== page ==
Stepping into a management role for the first time is a big transition. It represents the culmination of years of hard work and mastery of your role in an organization. But most first time managers feel like they are starting from ground zero.
With the exception of a small number of people with natural leadership skills, most people have never lead part of an organization as first time managers and don’t know what to expect. It’s easy to fall back on the skills and attitudes that got you here in the first place, but there are several potential pitfalls of doing so. Let’s look at three things you should know in those initial weeks with the new role to become a successful manager.
1. One on One Time is Crucial
You are the boss now. That means your team looks to you for guidance, both positive and critical. If there is a problem, they need to know about it, and the best time to make corrections and help improve performance is in one-on-one check-ins held on a regular basis.
One-on-ones are not just for when things go wrong, though. They are an opportunity to connect on a regular basis (as frequently as once a week) to discuss job priorities, key metrics, and questions that they might have. Block the time out on your calendar and ensure it is always set aside for this discussion.
Even if it’s just a time for members of your team to vent frustrations about the job, it’s a valuable source of feedback that you won’t otherwise get. And when there is an issue to be addressed, it won’t be a stressful experience for either side because it’s a meeting you have every week already.
2. Balance Hands-On and Hands-Off
There are three types of managers – those who stay in the trenches, tackling projects hands-on more often than not, and those who immediately shift into the new office and don’t do the work. Ideally, you want to be the third type – somewhere in between.
Your new role means you were very good at what you did, and an example for those around you. You have skills and experience that is valuable to the company and should be used strategically to support the efforts of your team. At the same time, your role is now leader, not doer. Not only is your team there to support the goals of the organization and get the work done, but they need your trust that they can do it in your stead. Being willing to step back and let others do the day-to-day is an important first step in management.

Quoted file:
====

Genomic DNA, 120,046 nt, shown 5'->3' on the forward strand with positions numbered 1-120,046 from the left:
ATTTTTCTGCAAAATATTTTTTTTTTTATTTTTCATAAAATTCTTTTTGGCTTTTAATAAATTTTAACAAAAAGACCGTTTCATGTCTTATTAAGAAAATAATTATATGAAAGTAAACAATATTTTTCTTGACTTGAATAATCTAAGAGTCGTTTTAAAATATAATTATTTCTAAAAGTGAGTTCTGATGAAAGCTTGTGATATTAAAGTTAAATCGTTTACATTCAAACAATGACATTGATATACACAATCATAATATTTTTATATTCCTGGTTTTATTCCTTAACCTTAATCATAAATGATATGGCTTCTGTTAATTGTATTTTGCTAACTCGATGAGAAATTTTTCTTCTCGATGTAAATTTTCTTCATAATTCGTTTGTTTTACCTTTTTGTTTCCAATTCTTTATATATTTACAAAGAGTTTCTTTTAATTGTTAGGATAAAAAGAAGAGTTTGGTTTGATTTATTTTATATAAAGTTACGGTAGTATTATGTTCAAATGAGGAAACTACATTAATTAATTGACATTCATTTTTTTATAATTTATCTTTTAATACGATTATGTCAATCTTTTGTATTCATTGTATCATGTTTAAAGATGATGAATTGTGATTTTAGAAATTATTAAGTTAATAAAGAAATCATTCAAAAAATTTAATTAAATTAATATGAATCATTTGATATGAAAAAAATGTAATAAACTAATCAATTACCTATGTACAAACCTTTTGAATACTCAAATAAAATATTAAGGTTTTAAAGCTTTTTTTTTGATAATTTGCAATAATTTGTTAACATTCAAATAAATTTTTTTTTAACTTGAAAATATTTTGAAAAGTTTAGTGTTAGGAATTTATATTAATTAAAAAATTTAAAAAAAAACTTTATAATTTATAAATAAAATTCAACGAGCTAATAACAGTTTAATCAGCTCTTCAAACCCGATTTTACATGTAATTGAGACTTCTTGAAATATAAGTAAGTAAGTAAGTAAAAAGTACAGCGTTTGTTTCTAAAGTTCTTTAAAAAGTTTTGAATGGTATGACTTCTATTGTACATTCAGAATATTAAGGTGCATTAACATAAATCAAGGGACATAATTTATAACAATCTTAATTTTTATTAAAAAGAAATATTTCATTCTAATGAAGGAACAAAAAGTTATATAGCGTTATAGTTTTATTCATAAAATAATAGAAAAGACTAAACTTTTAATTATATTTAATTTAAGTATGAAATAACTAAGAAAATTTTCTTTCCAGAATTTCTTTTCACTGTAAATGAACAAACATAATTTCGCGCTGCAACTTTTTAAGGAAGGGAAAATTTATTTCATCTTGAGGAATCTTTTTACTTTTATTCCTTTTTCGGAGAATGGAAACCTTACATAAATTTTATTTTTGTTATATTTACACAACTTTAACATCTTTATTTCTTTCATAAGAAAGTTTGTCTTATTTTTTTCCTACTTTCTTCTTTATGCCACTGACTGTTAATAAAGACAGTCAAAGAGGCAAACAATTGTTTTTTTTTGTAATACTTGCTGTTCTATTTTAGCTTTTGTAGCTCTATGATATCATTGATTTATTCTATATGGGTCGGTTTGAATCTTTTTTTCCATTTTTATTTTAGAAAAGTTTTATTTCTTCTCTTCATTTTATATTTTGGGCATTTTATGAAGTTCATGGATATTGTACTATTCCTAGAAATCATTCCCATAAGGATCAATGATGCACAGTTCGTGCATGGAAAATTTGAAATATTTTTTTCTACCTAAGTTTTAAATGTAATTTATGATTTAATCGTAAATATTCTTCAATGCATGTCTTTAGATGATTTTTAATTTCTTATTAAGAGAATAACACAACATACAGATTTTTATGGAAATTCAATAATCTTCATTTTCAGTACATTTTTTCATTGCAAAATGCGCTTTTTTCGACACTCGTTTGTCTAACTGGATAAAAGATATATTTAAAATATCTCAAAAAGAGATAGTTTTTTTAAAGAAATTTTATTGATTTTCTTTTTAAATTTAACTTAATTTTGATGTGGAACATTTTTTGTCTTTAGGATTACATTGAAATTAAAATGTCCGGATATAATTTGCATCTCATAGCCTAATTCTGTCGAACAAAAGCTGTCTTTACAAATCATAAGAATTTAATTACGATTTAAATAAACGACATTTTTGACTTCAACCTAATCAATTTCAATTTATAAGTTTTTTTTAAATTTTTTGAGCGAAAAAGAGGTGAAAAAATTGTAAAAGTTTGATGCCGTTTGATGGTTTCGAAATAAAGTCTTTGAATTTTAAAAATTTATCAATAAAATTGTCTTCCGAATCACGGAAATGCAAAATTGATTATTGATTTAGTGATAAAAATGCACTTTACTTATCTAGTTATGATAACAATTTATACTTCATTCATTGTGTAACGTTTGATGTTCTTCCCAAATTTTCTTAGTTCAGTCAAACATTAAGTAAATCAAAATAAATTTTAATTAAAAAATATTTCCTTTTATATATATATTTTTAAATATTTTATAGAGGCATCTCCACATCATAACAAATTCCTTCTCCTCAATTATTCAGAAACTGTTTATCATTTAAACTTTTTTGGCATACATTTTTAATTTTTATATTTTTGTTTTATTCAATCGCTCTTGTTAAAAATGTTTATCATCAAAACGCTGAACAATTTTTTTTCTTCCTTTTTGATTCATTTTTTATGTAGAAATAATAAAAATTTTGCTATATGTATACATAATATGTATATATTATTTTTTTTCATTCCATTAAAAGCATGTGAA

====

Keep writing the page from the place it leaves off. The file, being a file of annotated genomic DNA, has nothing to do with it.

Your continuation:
But don’t step so far back that you forget what it’s like to be in their shoes. Watch the trenches from day to day and step in when it makes sense. On a tight deadline, when someone is on vacation, or when short staffed, jump in feet first to show that you are willing to do whatever it takes to achieve the organization’s goals.
3. Relationships Have Changed
This last one is tough for a lot of first time managers, especially in young companies with a tightly knit staff. You probably have people on your team that used to be peers or even friends. The relationship changes the instant you take that promotion, however, and you need to clearly communicate with them what that means.
Set guidelines early and discuss the new relationship with your team as soon as possible so that there is no ambiguity. In addition to your regular meetings, take time out to discuss new situations as they arise. If something feels awkward or uncomfortable, address it as soon as possible so everyone knows where to stand.
Transforming from Individual Contributor to Manager
Even as a first time manager, you are a leader and a trusted source of insight, advice, and guidance for a team of fellow professionals. By immediately recognizing that, adjusting your relationships accordingly, and making yourself available when needed, you can build trust from your team and grow as a leader. Recognize what has changed, but appreciate what got you here and you’ll be much more successful as time passes.